Chef Creates Ready-To-Eat Meal Delivery in Response to Evolving Foodservice Industry


As the foodservice industry continues to shift toward off-premise dining, chefs and restauranteurs are having to alter the way they once thought about food. Off-premise is most often used when referring to catering and delivery, but take-out, drive-thru, meal kits and ready-to-eat meals are included too. In years past, many people used to dream about opening their own restaurant open, but many of today’s investors and foodservice professionals are altering those dreams. That is exactly what happened to Chef Josh Charles. Although he’d love to own a restaurant, current foodservice trends made him rethink his business plan.

“Over the 12 years that I have been cooking professionally, [foodservice] has changed dramatically and the landscape is extremely difficult to have a successful business. You’re dealing with food that goes bad, tons of overhead and to do what I would love to do, which is cover every single detail in a restaurant setting, would most likely be operating at a loss. For me, [Honey and Thyme] is kind of a first step of building out the food and beverage company that I want,” said Charles, chef and owner of Honey and Thyme.

Designed as ready-to-eat meal delivery service, Honey and Thyme creates fresh, healthy food for people in the St. Louis, MO. Charles got the idea almost organically.

“I was working as a personal chef…I had already been struggling to enjoy the restaurant world and when my son was born, I [became a private chef] and I had about six families that I would cook for weekly. Basically, it just kind of evolved to the point where I kept getting inquiries with new families and I knew I couldn’t be in two places at once,” said Charles.

One of the reasons off-premise dining has increased so much in recent years is because most people are busy, so busy that they decidedly don’t have time to shop for groceries, cook for themselves or even pick-up food that’s already been cooked. Where people used to go to restaurants when they were too tired to cook, now they’d rather bring or receive food at home.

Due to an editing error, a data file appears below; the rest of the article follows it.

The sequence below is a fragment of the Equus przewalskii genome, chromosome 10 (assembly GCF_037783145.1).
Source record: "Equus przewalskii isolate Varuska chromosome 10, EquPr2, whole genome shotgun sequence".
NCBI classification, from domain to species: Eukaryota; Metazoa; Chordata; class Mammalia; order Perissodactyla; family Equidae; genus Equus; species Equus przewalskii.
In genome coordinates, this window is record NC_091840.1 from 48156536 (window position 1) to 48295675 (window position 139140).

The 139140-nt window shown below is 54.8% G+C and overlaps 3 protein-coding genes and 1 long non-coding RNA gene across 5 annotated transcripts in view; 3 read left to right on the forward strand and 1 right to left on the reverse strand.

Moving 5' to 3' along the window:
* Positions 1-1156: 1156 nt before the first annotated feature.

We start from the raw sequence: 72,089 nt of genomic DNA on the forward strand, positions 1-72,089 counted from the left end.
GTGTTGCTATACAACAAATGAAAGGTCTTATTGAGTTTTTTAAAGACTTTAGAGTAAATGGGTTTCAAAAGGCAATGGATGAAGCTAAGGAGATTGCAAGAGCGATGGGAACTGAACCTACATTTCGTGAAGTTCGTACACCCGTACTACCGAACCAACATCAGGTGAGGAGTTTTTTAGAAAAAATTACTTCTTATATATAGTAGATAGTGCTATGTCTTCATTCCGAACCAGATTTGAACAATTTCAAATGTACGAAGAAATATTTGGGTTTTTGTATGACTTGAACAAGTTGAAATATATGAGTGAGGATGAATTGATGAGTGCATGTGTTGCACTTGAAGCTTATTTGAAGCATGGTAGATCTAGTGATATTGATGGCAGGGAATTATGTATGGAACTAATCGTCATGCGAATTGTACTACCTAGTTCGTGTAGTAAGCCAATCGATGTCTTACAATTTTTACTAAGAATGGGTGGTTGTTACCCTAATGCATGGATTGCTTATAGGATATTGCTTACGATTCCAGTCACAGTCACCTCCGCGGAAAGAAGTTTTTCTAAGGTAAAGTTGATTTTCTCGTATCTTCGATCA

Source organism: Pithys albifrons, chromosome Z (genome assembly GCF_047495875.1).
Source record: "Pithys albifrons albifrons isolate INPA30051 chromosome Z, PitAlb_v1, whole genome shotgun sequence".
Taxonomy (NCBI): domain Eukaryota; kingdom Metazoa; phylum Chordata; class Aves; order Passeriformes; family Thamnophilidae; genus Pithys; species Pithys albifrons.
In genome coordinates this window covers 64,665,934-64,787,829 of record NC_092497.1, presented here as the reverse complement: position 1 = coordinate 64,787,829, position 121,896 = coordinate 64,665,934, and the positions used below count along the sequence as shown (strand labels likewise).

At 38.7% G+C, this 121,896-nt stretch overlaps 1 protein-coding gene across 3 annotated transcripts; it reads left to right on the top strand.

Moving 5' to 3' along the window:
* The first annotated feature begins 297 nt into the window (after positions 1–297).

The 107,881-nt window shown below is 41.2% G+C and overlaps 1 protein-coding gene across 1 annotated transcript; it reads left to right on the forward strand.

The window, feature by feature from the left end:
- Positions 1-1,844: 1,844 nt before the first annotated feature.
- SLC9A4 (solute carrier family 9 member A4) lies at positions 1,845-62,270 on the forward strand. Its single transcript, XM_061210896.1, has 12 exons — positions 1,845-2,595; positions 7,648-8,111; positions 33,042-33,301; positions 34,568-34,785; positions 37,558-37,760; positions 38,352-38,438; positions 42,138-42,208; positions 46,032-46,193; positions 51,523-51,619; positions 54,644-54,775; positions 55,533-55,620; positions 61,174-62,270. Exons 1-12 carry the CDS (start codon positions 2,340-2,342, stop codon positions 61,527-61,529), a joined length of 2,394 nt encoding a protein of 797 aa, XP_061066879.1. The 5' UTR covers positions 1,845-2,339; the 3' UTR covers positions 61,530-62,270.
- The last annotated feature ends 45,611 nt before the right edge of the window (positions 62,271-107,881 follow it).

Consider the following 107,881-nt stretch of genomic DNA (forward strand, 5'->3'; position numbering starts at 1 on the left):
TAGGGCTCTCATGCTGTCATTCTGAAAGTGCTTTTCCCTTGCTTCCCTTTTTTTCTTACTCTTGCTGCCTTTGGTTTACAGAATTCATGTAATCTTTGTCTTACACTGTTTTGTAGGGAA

“Comfort, convenience and accessibility are three major things for the way that we’re going towards,” said Charles. “Convenience is definitely the way forward and now that we have the technology and we’re figuring it out a little bit more I think that generally that’s why the trend is going that way, because the technology is meeting up with the old school view and way of eating.”

Having such a progressive business doesn’t come without its challenges.

“Not only are we a food company, we’re kind of a logistics and I.T. company. Getting the logistics down as far as when to deliver, how to deliver, ‘What’s the best way to transport these things?’,  ‘How do we keep organized whenever we’re cooking all these things?’,” said Charles. “In the more traditional setting, you’re building and you’re cooking items and you’re finishing off one to ten at a time, whereas we are cooking everything, cooling everything, packaging everything, labeling everything.”

Something that helps Charles and his staff keep everything under control is the way they organize their kitchen.

Josh 2

“[Cambro] has always been an integral part of mise en place [a French culinary phrase meaning “everything in its place”] in the kitchen. I’ve just always been taught to keep everything organized in containers and the Cambro containers—there’s literally something for every size. [We use] 22 qts. for soups and stocks, 8 qts. for our dry goods, and then 2qts., 4 qts., all that for leftover product. That’s what we use predominantly, but we also use [Cambro] food pans to stage our mise en place in,” said Charles.

With any operation that offers delivery, operators have to be careful that the costs don’t outweigh the benefits. This is often what prevents operators from handling their own delivery or offering it at all. Charles created a simple solution to offset that problem.


“We have our own delivery drivers…we charge a $10 shipping fee if we’re going to your house or office or somewhere specific, but we have multiple free locations that you can get your food dropped off at throughout the city so that it makes it a little more convenient for most of our customers,” said Charles. “I would say, right now, 90 percent of our customers get it dropped off to a free pickup location.”

Those locations vary from a specialty goods store to gyms. Not only do his customers save money, but Charles saves time and labor costs.

Although millennials are often blamed for the shift in the foodservice industry, Charles says his customers range from busy professionals to families aged 25 to 45-years-old.

“Over the last couple of years, I have been projecting and moving towards this goal of having a kitchen that has the ability to cook healthy, lean meals for people that are too busy to be able to do that themselves, but still want local, healthy food that tastes good,” said Charles.

It looks like that goal has become a reality. To learn more about Honey and Thyme, visit

Honey and Thyme Drink

Photos: Sandy Gutierrez-Ebers


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